He reached out, grasping her hand and pulling her closer. "Please, do not tax yourself on that score. You were ignorant of his history at that time, a matter I was determined to put right. When I returned to Rosings, I began a letter to you, thinking to put you in possession of the facts." Elizabeth gasped at the thought that the honourable Mr. Darcy might have been prompted to such impropriety. "Yes, shocking was it not? But during our conversation I was not master enough of myself to know what I should say. It was only once I returned to the house that I determined you must be informed of the whole."
"I know my memory was faulty then, but I am sure I would have remembered receiving a letter from you."
"I was in the middle of writing it when Colonel Fitzwilliam came to say you were lost. When I later discovered you had no memory of our conversation, there appeared to be little point in excusing my behaviour, so I threw it in the fire."
"So instead you told my father about Mr. Wickham."
"Yes, and I am glad I did. If you believed Wickham's sorry tale so easily, I knew others might do likewise. I wanted to remove the power he seemed to have over you and the residents of Meryton. The best way to do that was to tell someone the truth. As I could no longer tell you, your father arrived just at the right time."
"Did you know he would tell me everything?"
"I certainly hoped he would. My only thought at the time was, by informing Mr. Bennet, you might be safe from Wickham's dishonesty. I resolved to put any other desires out of my mind, thinking them hopeless. It was only when we met again in June, for Bingley's wedding, and I explained Georgiana's past association with Mr. Wickham, that I began to hope your ill opinion of me might have lessened. How soon any other wishes introduced themselves I can hardly tell, but returning home I could think of nothing else."
Elizabeth was spared from replying as they caught up to the others and duly admired the view. As they returned to the house, she asked how Anne was getting on. "I assume, as you were only away for a day, you did not have to chase them to Gretna after all."
"I did not have to chase them anywhere. They returned to my aunt and uncle, having been married in Derbyshire, in Spencer's own parish." He explained the circumstances of Lady Catherine's arrival at Matlock Hall, going into more detail about how Spencer had stood up for Anne against her mother, and Lady Catherine's sudden illness.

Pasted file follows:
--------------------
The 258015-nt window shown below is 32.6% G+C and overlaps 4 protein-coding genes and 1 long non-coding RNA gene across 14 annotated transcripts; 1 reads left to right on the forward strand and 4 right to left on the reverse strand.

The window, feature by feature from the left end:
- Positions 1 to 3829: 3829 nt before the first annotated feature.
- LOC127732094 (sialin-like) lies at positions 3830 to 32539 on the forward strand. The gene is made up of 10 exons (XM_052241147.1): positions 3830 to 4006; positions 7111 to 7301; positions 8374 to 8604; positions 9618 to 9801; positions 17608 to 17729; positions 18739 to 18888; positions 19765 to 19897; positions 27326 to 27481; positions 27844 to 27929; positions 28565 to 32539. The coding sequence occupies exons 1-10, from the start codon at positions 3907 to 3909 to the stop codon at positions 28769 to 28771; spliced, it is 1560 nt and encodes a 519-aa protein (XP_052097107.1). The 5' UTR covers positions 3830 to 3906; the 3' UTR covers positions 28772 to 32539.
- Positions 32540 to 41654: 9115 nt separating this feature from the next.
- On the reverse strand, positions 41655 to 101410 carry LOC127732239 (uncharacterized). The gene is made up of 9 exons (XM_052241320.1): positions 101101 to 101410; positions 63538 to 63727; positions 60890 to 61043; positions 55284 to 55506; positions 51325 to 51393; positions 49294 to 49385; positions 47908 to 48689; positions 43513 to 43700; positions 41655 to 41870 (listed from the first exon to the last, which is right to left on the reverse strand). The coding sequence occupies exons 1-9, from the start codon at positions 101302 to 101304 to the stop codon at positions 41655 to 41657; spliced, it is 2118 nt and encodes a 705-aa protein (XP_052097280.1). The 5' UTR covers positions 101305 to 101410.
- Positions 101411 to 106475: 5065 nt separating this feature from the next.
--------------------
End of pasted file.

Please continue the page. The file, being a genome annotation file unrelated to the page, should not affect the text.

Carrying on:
"Poor Anne! I cannot imagine what she suffered, seeing her mother struck down like that."
"Dr. Hall has her ladyship's condition well in hand. Under the circumstances, she could not be more fortunate having him for her son-in-law, although I doubt she will see it in those terms."
"And what will Lady Matlock say when she hears your news?"
"I have no doubt she will say it is about time."
"She will not object? I was not sure whether she thought me good enough for her nephew."
"On the contrary. She hopes the news of our betrothal will divert society's attention away from Anne and Spencer's unexpected union."
Elizabeth smiled. "In that case, I am happy to oblige her."
They walked on for a minute in silence, before Darcy cleared his throat nervously. "I have a present for you."
Plunging his hand into his pocket he withdrew it. Balanced on his palm was a small box. "Yes, for you. I had it made in town in the hopes that one day I would be able to give it to you as a betrothal gift. Would you wear it at dinner tonight?"
Elizabeth lifted the lid of the box and pulled away the tissue paper beneath. Sunlight glinted off the large golden oval, traced with an intricate design. "What a pretty locket!"
Lifting it from the box, she opened the two halves, spreading them wide. One side was empty, but the other contained the head of a delicate bluebell, pressed behind the glass, its colours as vivid as if it had been picked only last week. But that was impossible; the bluebell was a spring flower, their season long past. "Where did you get this?"
"Do you not remember? You carried it on the day of your accident. When we spoke in the folly, you twirled it between your fingers. I later found it discarded there as I searched for you."
"The very same."
"And you kept it?"
"How could I not when it reminded me of you? I pressed it between the pages of my book, so it would never fade. Like my love, it will be everlasting."
"And what of the other half? It is empty."
Fitzwilliam smiled as he lifted the locket from her hands. Moving behind Elizabeth, he fastened the clasp, making her shiver as his fingers brushed against her neck. "Its content is for you to choose."
"In that case I choose you."
She heard the smile in his voice. "I am a little too big for a locket."
"No, silly! A likeness of you. A miniature."
"If that is what you wish, I will arrange it."